Ambassadors on mission to make research accessible
The Ambassadors are a new peer resource based in the Charles Center for Academic Excellence. Their mission: make research more accessible and help students get involved in undergraduate research.
Research Ambassadors are available for one-on-one meetings or to answer questions through email. They can be contacted through a form on the Charles Center website. No matter a student’s research interests, the Ambassadors can help point them in the right direction.
Grayson Hoy ‘23 and Abigail Taylor ‘24 applied to be Research Ambassadors this year to help other undergraduates access on-campus research, which has transformed their academic careers.
“I got involved with research as a freshman and it has totally changed the course of my time here at William & Mary,” said Taylor, “and I wanted to be a Research Ambassador to give other students a chance to have the same experience.”
Navigating academic research can be a challenge, especially for a new student, but the Charles Center has resources to help.
Hoy, who is involved with chemistry research on campus says that “the Charles Center helped me on every step of my research journey, from learning about the opportunities through the Charles Center website to getting funding for summer research and starting an honors thesis.”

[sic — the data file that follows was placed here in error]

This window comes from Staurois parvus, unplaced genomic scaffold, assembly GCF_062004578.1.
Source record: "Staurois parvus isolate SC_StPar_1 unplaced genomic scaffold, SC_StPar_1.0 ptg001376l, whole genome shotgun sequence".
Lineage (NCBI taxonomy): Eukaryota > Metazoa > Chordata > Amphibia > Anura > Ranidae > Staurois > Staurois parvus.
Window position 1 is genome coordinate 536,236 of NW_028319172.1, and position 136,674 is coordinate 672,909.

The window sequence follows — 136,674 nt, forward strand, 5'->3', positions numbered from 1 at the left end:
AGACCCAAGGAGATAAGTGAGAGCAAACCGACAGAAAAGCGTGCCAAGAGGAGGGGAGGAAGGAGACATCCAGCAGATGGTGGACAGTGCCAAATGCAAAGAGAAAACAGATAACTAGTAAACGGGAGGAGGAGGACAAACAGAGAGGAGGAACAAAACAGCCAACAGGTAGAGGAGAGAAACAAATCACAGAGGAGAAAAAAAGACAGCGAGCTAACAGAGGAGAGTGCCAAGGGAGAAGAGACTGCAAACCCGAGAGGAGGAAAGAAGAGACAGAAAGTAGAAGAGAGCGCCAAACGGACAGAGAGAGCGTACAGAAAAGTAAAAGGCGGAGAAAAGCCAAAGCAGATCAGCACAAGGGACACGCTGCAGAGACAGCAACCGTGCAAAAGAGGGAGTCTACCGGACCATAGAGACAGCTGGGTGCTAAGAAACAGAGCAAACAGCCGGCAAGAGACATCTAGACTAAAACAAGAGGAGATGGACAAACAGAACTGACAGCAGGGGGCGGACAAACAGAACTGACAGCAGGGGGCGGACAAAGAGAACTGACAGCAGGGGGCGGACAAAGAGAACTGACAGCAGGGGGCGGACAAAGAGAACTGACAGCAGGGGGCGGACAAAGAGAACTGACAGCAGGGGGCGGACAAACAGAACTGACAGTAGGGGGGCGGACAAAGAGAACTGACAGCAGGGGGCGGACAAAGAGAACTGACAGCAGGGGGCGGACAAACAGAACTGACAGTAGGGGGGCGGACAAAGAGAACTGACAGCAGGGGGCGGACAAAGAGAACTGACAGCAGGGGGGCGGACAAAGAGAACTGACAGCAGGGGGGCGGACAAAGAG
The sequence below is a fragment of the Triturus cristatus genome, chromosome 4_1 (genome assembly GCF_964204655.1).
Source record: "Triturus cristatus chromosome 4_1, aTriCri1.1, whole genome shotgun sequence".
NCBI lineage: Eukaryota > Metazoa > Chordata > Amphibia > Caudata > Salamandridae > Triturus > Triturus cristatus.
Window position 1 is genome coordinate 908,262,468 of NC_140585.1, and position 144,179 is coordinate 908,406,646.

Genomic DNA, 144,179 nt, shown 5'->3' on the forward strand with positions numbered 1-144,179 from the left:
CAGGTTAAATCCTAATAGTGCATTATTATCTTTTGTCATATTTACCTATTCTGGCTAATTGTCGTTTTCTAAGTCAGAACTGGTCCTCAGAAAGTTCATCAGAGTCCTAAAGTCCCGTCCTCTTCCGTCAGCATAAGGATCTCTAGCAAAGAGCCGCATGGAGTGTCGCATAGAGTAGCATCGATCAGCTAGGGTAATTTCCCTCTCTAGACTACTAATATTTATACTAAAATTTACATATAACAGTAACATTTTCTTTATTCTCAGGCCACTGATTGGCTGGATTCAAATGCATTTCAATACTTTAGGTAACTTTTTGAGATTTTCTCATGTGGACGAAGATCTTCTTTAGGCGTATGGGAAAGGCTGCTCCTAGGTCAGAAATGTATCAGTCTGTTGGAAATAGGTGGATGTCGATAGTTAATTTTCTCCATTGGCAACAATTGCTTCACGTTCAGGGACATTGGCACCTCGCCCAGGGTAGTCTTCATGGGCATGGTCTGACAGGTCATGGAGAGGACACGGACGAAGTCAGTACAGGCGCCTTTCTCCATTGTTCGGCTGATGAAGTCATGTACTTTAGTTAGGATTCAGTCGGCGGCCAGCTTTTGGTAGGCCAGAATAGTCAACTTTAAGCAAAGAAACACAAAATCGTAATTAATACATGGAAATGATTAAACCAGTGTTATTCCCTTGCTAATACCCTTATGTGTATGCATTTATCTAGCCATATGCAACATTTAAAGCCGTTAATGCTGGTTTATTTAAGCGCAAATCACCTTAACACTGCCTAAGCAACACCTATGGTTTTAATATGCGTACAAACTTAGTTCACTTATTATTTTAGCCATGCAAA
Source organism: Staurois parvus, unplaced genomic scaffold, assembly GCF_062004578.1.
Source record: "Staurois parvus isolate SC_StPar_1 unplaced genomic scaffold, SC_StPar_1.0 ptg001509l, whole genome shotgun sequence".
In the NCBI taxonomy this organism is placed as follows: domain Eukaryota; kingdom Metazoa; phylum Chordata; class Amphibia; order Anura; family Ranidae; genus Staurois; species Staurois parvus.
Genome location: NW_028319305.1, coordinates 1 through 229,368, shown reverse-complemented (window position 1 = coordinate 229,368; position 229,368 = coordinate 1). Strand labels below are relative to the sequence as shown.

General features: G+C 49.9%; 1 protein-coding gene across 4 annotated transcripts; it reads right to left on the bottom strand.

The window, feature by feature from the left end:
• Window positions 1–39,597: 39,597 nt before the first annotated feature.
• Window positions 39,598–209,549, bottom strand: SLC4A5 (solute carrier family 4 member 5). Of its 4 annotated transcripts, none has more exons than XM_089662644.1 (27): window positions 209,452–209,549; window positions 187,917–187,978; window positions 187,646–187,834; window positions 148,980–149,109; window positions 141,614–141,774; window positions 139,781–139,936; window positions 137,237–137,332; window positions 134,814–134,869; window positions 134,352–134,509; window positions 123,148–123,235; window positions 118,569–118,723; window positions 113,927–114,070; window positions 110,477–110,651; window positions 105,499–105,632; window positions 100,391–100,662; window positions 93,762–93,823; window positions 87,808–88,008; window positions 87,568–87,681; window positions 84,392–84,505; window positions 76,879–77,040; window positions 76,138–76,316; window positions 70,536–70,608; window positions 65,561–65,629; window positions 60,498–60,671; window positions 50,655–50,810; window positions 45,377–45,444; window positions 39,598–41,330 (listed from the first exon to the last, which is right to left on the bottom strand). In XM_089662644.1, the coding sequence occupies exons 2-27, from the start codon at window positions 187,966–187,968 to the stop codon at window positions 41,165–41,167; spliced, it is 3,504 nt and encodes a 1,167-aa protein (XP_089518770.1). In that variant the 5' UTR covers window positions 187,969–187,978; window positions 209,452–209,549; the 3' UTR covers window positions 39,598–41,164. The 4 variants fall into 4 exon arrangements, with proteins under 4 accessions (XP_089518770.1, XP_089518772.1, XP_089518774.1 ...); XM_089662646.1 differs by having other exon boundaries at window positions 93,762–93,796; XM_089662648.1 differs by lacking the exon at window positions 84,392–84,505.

So far this semester, the Charles Center has hosted several events aimed at introducing research to undergraduate students. The “how to get involved with research” sessions discussed topics such as finding a faculty mentor and funding opportunities. Scheduling a meeting with Research Ambassadors is also a great way to learn more and receive personalized guidance.
“I love talking to other students about research and helping them get involved,” says Taylor. “Research ambassadors help by advising students how to reach out to a mentor or helping them narrow down ideas.”
Kate Patterson, Undergraduate Research Program Administrator in the Charles Center, believes the Research Ambassadors offer a unique perspective. “Grayson and Abigail know what it’s like to look for a mentor, apply for grants, and present and publish their work. They offer a first-hand perspective on these processes and can say to other students, ‘don’t worry, I’ve been in your shoes.’”
Research at W&M can transform the experiences of any student, even those who aren’t planning to pursue academic research in graduate studies or in their career. Taylor said, “Doing research as an undergraduate helps you build many important skills for all types of jobs.”
Whether you’re an experienced student researcher or just getting started, set up an appointment with a Research Ambassador!